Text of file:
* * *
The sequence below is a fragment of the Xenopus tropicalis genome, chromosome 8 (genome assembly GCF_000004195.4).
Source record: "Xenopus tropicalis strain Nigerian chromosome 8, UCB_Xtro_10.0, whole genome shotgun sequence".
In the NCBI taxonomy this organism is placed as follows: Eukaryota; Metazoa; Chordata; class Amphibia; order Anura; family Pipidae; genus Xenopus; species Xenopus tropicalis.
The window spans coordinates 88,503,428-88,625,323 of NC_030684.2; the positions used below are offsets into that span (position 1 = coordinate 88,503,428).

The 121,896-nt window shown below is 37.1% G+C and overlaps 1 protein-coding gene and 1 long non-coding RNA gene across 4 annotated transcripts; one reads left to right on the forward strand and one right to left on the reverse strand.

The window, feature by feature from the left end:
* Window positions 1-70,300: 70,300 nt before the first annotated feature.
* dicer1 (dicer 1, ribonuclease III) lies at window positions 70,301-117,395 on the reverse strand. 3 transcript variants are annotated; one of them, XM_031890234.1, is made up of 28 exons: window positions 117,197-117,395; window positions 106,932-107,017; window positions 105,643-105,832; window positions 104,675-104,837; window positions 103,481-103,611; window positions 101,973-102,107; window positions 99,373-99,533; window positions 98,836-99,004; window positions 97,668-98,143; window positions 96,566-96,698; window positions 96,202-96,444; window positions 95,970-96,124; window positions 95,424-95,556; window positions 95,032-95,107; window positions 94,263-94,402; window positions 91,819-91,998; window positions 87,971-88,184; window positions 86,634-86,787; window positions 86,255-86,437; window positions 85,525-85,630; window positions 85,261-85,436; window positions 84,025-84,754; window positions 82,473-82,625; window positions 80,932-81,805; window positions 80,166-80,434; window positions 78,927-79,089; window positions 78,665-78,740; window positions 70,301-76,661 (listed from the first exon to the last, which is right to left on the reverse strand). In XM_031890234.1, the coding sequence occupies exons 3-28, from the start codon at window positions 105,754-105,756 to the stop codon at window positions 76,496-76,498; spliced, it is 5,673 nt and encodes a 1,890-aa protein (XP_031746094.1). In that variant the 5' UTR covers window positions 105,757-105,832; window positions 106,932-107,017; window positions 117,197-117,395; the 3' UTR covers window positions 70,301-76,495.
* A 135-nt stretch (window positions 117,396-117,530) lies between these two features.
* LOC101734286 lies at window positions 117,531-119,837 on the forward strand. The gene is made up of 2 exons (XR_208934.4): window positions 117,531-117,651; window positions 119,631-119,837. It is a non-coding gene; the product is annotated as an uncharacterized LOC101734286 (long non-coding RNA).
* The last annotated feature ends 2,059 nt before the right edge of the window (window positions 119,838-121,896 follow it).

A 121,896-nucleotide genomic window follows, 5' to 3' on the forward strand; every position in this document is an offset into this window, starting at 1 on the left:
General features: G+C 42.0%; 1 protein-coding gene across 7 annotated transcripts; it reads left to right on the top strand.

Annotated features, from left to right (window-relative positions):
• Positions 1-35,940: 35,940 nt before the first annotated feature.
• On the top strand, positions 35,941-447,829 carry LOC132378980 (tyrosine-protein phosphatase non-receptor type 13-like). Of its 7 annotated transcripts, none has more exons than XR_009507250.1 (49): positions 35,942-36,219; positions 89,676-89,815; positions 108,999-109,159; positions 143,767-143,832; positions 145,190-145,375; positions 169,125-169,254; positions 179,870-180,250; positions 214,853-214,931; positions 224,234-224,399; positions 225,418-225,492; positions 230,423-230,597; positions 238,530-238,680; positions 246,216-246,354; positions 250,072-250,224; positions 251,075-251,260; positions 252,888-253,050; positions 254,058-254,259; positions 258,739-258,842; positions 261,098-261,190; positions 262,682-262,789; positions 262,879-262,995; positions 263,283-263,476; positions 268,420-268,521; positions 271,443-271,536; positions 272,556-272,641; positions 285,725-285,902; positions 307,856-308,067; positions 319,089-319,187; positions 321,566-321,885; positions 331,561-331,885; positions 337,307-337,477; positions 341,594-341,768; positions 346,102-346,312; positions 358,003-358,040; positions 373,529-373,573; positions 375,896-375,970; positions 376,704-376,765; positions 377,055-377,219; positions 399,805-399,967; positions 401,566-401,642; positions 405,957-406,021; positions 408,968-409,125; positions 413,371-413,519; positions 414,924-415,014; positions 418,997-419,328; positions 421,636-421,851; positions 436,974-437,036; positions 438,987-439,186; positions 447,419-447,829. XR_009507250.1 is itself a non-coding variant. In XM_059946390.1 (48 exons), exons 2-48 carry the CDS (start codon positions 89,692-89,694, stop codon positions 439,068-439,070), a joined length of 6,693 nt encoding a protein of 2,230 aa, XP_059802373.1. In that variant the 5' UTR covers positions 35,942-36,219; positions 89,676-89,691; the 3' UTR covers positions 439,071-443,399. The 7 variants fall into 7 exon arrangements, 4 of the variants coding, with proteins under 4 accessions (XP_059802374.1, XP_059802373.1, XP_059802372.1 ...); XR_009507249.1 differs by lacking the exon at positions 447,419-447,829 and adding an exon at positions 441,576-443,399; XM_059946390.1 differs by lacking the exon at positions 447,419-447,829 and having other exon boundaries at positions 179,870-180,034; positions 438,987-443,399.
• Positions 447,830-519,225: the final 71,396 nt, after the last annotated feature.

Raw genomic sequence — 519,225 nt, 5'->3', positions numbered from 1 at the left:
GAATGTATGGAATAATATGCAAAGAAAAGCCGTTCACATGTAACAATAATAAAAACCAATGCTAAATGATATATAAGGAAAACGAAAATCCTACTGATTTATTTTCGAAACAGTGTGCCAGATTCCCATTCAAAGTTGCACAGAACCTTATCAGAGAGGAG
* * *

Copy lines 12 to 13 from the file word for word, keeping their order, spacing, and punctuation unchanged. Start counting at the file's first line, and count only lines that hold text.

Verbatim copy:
A 121,896-nucleotide genomic window follows, 5' to 3' on the forward strand; every position in this document is an offset into this window, starting at 1 on the left:
General features: G+C 42.0%; 1 protein-coding gene across 7 annotated transcripts; it reads left to right on the top strand.